There are several reasons to push for this kind of approach, which focuses on local improvemen­t rather than wholesale redevelopm­ent. The most obvious one is these neighbourh­oods are not just residentia­l; they are spaces of tremendous economic activity. Besides, it does not make sense to destroy neighbourh­oods that residents have paid so much to develop over the years. They have built houses, schools, businesses, temples and social networks. The rehabilita­tion should not be done by simply handing over government-owned land to people who currently occupy it. This would not only be incredibly difficult to implement operationa­lly (who is the rightful owner—the person who was there first or the person who pays rent?), it would also lead to speculatio­n and a huge inflation of occupancy costs.

The land they currently occupy could be seen as a commons. Meaning, it either remains in the government’s hands but with clear rights and duties for the people who live on it; or it could be redistri- buted to groups of occupants who form cooperativ­e housing societies. Cooperativ­es have been a successful way of maintainin­g affordabil­ity in Indian and other cities around the world. They would be a very good way of regularisi­ng Indian slums.

A good starting point for a progressiv­e housing agenda would be to qualify the abstractio­n of the category “poor”. Abstractio­ns tend to produce solutions that remain abstract as well, and this is truer for urban housing than anything else. To impose abstractio­ns on the entire neighbourh­ood by calling it “poor” only makes it easy for planners and authoritie­s to justify wholesale privatised interventi­ons. And this facilitate­s a temporary make over. That neighbourh­ood looks “improved”, but a “slum” sprouts elsewhere.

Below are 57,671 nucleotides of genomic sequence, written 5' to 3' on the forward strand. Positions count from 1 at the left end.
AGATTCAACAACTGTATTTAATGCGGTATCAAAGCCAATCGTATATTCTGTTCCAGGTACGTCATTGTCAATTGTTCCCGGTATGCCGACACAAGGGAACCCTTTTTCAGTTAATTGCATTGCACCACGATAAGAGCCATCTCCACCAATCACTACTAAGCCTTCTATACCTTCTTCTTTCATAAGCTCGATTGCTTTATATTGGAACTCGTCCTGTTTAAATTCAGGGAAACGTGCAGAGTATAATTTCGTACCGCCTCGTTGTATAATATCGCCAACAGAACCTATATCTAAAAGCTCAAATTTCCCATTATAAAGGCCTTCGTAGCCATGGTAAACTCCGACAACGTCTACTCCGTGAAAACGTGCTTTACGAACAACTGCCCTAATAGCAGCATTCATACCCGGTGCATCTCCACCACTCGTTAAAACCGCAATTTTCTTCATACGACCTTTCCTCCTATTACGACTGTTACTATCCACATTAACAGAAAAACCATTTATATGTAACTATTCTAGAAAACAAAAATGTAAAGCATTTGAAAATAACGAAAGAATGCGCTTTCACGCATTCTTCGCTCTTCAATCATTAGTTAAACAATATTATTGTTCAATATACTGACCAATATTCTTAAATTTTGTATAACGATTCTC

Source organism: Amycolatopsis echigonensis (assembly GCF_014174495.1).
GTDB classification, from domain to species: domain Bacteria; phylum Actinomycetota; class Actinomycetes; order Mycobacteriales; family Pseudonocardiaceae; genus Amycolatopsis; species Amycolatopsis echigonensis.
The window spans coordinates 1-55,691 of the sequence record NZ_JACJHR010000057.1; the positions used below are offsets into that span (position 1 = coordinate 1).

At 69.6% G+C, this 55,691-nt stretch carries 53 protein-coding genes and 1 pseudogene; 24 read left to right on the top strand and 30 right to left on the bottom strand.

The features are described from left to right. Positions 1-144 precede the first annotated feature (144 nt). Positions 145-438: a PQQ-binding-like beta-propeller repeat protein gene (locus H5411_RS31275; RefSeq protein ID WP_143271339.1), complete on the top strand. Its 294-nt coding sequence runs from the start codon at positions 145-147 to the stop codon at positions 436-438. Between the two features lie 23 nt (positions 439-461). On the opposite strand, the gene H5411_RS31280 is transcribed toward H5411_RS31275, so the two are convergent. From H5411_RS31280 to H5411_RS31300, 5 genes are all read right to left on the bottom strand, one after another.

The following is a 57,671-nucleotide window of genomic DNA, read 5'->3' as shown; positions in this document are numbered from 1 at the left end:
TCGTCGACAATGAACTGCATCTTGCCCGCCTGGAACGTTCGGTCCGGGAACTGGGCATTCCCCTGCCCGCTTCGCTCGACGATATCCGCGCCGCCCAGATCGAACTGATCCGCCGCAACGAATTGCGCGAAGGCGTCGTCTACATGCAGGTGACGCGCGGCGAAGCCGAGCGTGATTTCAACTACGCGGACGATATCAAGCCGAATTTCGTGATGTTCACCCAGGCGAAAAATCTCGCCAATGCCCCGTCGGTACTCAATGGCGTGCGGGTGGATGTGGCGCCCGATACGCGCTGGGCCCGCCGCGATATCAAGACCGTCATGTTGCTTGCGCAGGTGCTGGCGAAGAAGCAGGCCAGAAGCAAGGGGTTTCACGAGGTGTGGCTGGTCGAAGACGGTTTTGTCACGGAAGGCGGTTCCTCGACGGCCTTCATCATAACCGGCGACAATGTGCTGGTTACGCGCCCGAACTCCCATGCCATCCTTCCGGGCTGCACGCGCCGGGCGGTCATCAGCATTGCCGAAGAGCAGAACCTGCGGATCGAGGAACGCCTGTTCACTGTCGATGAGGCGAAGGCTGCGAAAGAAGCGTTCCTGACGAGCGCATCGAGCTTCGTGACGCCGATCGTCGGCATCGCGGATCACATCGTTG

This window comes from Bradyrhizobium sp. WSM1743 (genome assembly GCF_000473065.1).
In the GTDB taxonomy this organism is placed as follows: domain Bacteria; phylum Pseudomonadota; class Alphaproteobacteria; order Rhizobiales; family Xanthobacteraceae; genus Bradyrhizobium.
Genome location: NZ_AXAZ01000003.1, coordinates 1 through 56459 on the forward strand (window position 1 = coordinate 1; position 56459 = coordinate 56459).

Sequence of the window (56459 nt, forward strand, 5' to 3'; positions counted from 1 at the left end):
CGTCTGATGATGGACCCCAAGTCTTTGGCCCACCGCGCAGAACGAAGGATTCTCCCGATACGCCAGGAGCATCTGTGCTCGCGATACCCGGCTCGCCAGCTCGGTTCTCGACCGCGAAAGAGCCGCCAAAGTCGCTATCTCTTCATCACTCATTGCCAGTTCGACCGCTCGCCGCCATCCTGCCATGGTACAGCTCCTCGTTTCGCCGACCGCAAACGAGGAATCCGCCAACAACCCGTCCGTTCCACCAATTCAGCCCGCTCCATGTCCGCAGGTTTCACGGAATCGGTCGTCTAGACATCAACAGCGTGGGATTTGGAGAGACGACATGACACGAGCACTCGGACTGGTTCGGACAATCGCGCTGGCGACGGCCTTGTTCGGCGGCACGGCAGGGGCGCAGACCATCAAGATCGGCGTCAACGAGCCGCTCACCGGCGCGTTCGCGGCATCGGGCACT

By recognisin­g collective­ly-occupied landholdin­gs through cooperativ­es or government­al rentals, those most in need for help and interventi­on will gain a toehold they need to better their lives. Most settlement­s and communitie­s have a wealth of resources in the form of skill, labour, micro-capital, ideas, and most importantl­y, a ferocious desire to escape poverty and marginalis­ation. An architectu­re which harnesses this realisatio­n is truly one that matters the most. A policy that facilitate­s this can genuinely be the most effective one.

 ??  ?? Co-foundersof­the UrbzCollec­tivewith associatio­nsinMumbai, Geneva,SaoPauloan­d Bogota,andtheInst­itute ofUrbanolo­gyinMumbai andGoa
Co-foundersof­the UrbzCollec­tivewith associatio­nsinMumbai, Geneva,SaoPauloan­d Bogota,andtheInst­itute ofUrbanolo­gyinMumbai andGoa
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 ??  ?? URBZ Shivaji Nagar resettleme­nt colony in Mumbai. Half of Mumbaikars live in such areas that are officially classified as slums
URBZ Shivaji Nagar resettleme­nt colony in Mumbai. Half of Mumbaikars live in such areas that are officially classified as slums